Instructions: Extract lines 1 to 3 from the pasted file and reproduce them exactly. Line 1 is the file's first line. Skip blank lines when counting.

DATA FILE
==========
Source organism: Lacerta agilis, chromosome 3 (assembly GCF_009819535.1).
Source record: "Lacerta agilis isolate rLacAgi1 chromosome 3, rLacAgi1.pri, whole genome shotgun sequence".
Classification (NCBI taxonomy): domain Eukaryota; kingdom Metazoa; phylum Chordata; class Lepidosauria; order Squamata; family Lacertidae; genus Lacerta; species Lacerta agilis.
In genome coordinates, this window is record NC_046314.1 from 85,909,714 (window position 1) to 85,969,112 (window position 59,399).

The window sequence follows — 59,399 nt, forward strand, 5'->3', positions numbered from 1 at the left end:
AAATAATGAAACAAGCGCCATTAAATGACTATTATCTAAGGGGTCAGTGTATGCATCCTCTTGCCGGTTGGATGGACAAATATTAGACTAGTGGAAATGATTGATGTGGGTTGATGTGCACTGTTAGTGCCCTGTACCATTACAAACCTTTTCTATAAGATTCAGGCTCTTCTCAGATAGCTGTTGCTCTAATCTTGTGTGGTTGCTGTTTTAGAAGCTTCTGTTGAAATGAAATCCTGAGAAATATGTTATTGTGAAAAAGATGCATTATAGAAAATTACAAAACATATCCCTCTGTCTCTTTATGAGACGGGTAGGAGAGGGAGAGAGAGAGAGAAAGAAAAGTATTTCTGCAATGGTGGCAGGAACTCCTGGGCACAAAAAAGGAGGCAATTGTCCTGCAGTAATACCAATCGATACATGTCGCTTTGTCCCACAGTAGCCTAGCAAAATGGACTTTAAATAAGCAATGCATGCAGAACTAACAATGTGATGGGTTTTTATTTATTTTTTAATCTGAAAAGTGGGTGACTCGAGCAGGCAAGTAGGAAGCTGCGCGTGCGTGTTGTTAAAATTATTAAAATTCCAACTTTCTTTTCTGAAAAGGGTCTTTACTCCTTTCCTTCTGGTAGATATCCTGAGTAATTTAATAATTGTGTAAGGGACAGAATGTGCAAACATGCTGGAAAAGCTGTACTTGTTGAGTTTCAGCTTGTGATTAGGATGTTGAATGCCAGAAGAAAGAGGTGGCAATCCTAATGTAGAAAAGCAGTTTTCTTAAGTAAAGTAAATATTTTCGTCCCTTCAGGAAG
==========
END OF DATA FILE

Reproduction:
Source organism: Lacerta agilis, chromosome 3 (assembly GCF_009819535.1).
Source record: "Lacerta agilis isolate rLacAgi1 chromosome 3, rLacAgi1.pri, whole genome shotgun sequence".
Classification (NCBI taxonomy): domain Eukaryota; kingdom Metazoa; phylum Chordata; class Lepidosauria; order Squamata; family Lacertidae; genus Lacerta; species Lacerta agilis.